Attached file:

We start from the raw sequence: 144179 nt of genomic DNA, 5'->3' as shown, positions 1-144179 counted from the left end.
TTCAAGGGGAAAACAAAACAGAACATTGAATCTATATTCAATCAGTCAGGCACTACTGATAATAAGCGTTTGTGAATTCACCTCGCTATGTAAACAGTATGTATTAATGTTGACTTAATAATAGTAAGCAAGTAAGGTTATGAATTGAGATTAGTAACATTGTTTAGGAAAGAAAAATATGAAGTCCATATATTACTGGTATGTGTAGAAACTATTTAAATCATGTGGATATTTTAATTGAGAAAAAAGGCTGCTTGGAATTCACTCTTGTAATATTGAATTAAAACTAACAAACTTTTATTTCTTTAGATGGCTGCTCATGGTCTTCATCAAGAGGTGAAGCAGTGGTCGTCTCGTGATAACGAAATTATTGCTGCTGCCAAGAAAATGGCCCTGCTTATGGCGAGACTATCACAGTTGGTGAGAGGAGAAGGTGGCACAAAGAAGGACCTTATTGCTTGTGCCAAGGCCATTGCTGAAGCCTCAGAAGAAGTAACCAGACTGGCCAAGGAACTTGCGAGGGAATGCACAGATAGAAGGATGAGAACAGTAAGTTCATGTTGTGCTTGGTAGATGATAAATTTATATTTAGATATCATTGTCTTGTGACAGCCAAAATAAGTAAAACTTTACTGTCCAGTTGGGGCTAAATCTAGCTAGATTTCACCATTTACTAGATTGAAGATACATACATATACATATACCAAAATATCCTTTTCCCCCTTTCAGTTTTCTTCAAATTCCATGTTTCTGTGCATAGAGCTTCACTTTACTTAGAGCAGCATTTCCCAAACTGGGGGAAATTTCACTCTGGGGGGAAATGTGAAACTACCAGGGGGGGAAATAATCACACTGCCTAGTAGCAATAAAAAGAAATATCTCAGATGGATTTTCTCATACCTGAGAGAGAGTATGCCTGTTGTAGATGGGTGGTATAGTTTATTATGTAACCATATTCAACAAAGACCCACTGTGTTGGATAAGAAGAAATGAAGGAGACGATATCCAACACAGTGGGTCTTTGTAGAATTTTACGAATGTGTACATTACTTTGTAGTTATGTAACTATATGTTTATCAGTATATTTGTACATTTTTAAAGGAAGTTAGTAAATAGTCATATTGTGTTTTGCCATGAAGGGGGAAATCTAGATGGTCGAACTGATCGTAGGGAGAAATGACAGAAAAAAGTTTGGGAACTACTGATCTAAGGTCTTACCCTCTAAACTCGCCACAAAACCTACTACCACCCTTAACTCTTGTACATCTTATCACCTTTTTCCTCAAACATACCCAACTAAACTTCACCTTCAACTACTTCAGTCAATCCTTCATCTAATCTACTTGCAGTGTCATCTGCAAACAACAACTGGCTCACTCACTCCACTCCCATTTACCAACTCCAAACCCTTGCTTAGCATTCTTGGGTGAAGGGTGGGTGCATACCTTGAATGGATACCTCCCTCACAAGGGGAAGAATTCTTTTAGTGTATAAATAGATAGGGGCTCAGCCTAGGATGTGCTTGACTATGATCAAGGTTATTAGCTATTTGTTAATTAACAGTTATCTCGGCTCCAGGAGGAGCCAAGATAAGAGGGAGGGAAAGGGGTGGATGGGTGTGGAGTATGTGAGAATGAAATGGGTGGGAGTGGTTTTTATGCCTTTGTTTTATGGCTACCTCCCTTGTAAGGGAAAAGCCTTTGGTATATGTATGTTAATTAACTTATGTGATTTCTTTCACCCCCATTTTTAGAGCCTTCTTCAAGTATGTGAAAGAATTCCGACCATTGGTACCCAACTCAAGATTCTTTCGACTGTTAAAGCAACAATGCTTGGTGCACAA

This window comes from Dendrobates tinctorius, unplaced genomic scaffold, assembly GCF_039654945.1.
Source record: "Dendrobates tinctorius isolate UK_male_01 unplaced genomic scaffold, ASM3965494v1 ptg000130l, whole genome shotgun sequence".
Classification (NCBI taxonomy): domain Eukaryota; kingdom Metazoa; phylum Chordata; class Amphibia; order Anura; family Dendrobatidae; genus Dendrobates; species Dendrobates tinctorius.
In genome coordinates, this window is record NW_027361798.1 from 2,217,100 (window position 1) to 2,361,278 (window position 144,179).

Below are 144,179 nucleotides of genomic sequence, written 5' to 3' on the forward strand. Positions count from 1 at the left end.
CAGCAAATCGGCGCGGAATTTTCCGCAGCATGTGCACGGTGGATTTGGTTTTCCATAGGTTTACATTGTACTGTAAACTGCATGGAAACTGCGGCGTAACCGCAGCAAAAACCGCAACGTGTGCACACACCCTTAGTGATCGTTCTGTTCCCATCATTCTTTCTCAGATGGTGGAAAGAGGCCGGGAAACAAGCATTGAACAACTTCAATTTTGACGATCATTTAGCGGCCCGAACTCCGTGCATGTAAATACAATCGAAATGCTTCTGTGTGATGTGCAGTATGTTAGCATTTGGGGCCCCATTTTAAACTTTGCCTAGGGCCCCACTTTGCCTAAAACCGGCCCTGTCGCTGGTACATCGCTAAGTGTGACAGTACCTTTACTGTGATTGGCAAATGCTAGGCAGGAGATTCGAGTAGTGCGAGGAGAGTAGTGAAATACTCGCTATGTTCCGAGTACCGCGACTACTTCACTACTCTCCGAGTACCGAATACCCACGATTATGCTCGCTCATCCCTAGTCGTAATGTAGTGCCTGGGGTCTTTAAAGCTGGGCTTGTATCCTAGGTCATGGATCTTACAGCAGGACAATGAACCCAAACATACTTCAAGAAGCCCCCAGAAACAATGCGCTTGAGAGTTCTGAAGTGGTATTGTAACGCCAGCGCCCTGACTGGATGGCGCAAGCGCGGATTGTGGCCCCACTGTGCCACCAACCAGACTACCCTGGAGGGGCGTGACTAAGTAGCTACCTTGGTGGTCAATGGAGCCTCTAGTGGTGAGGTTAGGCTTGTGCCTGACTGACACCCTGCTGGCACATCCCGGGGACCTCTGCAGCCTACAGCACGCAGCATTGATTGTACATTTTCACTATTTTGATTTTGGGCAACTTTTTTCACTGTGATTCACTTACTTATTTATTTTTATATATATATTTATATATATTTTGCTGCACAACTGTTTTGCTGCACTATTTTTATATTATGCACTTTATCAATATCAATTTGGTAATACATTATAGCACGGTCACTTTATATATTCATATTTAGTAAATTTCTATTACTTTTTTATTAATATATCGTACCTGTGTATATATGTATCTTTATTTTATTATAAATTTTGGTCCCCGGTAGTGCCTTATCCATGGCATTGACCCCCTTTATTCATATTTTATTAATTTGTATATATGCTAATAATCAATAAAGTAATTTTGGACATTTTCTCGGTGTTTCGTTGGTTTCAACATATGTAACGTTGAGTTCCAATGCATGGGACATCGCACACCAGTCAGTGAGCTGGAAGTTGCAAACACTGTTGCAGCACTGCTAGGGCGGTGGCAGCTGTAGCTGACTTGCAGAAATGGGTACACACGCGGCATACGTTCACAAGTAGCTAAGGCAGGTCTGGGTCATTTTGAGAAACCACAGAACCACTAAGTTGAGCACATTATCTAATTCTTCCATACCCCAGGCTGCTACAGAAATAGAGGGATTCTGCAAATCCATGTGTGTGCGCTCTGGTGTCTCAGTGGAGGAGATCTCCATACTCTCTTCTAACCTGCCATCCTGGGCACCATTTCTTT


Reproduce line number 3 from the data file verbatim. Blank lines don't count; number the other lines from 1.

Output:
This window comes from Dendrobates tinctorius, unplaced genomic scaffold, assembly GCF_039654945.1.